Are the three-digits on the back of a payment card really relevant?
Is it time to ditch the CVV code?
Dispelling the myths around the three digit CVV code
Is the CVV code necessary? At Encoded we say no. It can’t be retained once a transaction has been processed, as this contravenes the Payment Card Industry Data Security Standard (PCI DSS) which prohibits the storage of a customer’s confidential card data and does it really protect the merchant?
Here are two main myths about CVV codes:
Myth One: Merchants benefit from reduced interchange fees using CVV codes
However, in 2015 VISA capped the rate at 0.2% for debit card transactions and 0.3% for credit card transactions across the EU, irrespective of whether the transaction included the CVV or not. Telephone order transactions are deemed as non-secure.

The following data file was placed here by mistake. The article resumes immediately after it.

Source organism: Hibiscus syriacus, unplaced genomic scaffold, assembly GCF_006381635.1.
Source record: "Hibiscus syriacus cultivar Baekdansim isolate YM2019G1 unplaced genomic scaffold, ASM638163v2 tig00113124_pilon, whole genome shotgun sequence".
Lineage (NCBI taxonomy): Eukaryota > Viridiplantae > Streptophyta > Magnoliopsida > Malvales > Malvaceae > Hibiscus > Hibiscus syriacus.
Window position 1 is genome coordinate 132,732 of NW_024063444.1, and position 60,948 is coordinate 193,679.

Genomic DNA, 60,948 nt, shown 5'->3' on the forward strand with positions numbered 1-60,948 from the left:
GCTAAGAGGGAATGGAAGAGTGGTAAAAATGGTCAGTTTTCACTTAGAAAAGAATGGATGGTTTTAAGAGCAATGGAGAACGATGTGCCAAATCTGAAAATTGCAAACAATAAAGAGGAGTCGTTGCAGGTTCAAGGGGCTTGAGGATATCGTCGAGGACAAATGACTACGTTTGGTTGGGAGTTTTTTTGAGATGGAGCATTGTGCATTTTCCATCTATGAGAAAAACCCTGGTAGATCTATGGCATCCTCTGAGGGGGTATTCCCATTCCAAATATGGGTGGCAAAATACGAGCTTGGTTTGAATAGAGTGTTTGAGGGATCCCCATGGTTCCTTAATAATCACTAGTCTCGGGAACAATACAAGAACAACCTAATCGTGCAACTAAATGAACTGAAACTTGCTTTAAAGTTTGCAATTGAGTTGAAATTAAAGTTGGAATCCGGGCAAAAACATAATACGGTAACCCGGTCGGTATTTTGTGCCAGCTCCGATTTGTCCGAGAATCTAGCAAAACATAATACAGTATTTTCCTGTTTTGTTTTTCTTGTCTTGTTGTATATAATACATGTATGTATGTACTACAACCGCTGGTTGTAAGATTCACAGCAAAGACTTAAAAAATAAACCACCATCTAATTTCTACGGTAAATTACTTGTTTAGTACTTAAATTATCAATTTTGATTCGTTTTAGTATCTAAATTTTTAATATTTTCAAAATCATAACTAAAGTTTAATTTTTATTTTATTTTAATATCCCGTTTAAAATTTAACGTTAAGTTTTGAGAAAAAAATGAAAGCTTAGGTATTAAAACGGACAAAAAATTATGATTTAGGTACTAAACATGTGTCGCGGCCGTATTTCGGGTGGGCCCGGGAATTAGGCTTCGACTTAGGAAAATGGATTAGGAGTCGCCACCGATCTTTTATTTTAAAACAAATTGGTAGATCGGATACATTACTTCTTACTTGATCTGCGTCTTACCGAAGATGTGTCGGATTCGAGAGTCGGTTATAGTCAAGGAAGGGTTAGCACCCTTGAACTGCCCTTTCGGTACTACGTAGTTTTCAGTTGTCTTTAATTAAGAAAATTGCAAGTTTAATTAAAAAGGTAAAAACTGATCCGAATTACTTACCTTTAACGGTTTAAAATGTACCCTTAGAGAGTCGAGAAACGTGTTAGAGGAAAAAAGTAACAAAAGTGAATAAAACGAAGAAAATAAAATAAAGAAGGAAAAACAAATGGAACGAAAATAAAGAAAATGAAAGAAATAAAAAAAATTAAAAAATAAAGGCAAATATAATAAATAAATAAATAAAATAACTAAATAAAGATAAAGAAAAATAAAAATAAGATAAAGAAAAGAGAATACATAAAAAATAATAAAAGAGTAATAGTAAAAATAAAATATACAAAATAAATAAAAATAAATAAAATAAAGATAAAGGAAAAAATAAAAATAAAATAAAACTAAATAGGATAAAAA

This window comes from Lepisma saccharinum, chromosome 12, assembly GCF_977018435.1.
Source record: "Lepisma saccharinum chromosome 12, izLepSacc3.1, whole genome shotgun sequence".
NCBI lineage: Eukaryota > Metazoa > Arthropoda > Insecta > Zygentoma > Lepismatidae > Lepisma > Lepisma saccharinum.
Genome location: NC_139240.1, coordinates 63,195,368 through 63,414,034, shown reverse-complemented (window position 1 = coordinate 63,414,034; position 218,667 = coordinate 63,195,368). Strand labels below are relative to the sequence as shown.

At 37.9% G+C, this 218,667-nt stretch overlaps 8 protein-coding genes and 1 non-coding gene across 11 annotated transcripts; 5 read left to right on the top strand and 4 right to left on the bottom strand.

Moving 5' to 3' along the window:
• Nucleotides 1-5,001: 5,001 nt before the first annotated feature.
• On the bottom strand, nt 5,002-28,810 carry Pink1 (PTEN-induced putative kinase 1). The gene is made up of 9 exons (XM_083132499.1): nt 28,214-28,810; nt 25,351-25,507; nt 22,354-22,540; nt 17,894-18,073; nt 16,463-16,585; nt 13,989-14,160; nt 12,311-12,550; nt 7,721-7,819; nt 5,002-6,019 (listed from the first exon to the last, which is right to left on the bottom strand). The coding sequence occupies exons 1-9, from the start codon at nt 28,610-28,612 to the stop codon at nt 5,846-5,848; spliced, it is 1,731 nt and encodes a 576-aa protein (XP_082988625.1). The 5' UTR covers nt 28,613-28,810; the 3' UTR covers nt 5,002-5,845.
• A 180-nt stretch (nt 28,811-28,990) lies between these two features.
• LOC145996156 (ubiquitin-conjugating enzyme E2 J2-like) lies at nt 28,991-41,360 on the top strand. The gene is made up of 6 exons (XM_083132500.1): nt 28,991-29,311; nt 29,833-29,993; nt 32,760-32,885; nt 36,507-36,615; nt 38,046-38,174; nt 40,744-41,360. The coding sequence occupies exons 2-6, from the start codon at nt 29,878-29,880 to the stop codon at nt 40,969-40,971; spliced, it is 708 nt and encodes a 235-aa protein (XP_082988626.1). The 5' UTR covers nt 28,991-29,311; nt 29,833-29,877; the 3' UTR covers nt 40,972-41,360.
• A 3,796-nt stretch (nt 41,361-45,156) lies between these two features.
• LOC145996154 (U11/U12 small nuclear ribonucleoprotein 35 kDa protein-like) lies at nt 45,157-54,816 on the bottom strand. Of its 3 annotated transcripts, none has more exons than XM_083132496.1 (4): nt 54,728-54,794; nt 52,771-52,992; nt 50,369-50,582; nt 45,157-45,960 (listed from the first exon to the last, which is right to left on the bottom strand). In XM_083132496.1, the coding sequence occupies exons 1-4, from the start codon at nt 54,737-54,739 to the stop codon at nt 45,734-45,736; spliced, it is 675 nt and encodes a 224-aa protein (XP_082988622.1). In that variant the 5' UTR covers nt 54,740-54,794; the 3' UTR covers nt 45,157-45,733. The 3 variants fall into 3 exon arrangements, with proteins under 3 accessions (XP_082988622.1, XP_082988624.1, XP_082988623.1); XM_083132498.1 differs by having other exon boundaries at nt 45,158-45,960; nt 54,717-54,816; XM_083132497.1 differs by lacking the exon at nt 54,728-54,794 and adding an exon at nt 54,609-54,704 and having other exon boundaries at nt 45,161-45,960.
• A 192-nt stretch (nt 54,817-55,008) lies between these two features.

So there is no financial benefit from requesting the CVV, except in disputes or chargebacks, when if the CVV code was included when a merchant submits a transaction for authorisation, the processor and/or card brands will reduce their fees slightly.
Myth Two: Repeat transactions need to submit the CVV for the original and subsequent transactions
- Use a payment service provider that supplies a reference number from the original transaction and then all subsequent transactions use the same number or token.
- Store the cardholder’s name, account number and expiration date securely either by encrypting or keeping physically secure for a manual system.
Staying PCI DSS Compliant
Investing in secure payment and tokenisation technology from an experienced payment service provider will help to keep you PCI DSS compliant and protect your customers against fraud and cybercrime.
There is no time to lose
Now is the time to get the right levels of security in place and ditch the three-digit CVV code. Talk to us at Encoded and be safe in the knowledge that we know what we are talking about when it comes to contact centre and online payment solutions, and PCI DSS.
As you can see it really is at least “a day in the life of a payment” if not longer. What may appear to be a simple case of an amount being taken from your card and a debit appearing on your statement the following month really involves far more than is at first evident.